LONDON, United Kingdom – A new front in the battle to keep Europe from being swamped by immigrants has opened in Croatia according to eye witness reports. Immigrants from the Muslim world had been travelling from Serbia to Hungary in order to get to richer Northern European countries until the Hungarians tightened up their border patrols.
Reporters from the Reuters news agency said they had seen hundreds of migrants crossing fields long the border between the two former Yugoslav republics of Croatia and Serbia. The crossing is significant because Croatia is a member of the European Union (EU), so entering it brings the migrants one step closer to countries like Germany.
According to the reporters: “They arrived by bus from the southern Serbian town of Presevo, rerouted late on Tuesday to the Croatian border after Hungary sealed its own frontier with Serbia to the wave of migrants streaming north across the Balkan peninsula en route to western Europe.”
Croatian Prime Minister Zoran Milanovic said they would be allowed passage through Croatia. He told Parliament: "Croatia is entirely ready to receive or direct those people where they want to go, which is obviously Germany or Scandinavian countries… They will be able to pass through Croatia and we will help, we're getting ready for that possibility."
Police in Croatia confirmed the migrants had crossed, saying an unspecified number had been rounded up and would be registered and transported to reception centers near the capital, Zagreb. From there, it is just 30 km Slovenia, which is part of the EU's border-free zone created by the Schengen Agreement.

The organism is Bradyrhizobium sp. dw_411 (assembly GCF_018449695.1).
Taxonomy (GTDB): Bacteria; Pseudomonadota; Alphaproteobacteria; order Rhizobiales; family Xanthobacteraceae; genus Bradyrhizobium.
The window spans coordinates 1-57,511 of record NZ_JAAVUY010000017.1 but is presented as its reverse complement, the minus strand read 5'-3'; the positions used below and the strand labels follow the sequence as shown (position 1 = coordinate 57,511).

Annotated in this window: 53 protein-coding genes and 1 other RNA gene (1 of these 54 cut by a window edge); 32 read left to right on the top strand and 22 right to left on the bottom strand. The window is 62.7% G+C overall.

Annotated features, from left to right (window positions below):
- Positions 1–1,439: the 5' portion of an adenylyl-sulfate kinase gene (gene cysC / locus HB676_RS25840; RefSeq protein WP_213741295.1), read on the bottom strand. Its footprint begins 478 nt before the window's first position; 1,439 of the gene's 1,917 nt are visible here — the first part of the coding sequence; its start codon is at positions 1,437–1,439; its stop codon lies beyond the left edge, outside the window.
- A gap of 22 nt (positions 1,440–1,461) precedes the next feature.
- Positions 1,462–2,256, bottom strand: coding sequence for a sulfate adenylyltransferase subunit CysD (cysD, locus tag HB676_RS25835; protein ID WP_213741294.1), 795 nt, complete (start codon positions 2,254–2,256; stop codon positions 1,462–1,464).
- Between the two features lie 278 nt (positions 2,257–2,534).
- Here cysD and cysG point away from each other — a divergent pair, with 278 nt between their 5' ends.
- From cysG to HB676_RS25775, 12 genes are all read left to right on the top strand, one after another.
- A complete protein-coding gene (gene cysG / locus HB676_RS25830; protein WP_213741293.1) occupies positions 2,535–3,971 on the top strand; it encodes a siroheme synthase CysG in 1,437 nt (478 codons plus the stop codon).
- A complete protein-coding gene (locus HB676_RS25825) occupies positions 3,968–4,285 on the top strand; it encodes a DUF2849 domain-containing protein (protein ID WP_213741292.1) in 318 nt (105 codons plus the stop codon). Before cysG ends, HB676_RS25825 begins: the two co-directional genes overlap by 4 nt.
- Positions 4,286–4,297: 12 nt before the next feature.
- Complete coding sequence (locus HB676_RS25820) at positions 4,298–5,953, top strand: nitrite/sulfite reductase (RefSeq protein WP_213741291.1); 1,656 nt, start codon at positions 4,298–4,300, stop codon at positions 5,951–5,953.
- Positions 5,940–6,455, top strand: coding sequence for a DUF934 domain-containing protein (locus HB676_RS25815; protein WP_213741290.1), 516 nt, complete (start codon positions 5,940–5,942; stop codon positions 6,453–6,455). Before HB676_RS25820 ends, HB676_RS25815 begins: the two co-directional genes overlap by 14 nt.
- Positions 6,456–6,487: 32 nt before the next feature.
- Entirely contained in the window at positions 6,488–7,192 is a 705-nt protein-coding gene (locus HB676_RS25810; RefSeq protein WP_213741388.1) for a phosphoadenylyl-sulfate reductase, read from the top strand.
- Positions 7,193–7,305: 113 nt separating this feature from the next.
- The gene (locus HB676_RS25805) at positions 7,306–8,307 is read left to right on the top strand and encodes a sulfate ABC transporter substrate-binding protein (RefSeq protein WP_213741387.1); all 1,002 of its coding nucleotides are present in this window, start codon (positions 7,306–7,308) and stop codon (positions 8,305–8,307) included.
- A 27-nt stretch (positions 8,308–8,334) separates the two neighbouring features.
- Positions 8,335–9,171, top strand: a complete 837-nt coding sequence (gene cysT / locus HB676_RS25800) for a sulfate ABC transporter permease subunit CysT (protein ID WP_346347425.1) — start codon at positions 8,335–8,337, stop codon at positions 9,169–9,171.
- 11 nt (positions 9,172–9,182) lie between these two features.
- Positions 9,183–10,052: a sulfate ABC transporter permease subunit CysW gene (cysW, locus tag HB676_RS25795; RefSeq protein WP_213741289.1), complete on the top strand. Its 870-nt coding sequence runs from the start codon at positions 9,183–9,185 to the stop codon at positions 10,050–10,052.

Since the start of the crisis a number of countries have started to ignore the terms of the agreement, and have put up border security. This prompted the EU to hold an emergency summit in Brussels yesterday.
Speaking from the meeting UKIP Deputy Leader Paul Nuttall said: "They are using EU fudge to paper over the cracks of a Schengen wall which is falling apart.”
He continued: “In the last two days, Germany, Poland, Austria, Hungary, Slovakia and the Czech Republic have closed their borders to a migrant wave. The Schengen Agreement is now barely worth the paper it is written on."
For months Hungary has been the main crossing point into the Schengen area, but in recent days it has closed its border with Serbia to immigrants. The country has also erected a fence along the full length of the border, some 110 miles.
Hungarian political leaders have expressed serious concerns about how Europe might change if the EU continues to let people in. Prime Minister, Viktor Orban, said there was a risk of the “Christian welfare state” being deluged with immigrants.
Orban also warned: "For us today, what is at stake is Europe, the lifestyle of European citizens, European values, the survival or disappearance of European nations, and more precisely formulated, their transformation beyond recognition
“Today, the question is not merely in what kind of a Europe we would like to live, but whether everything we understand as Europe will exist at all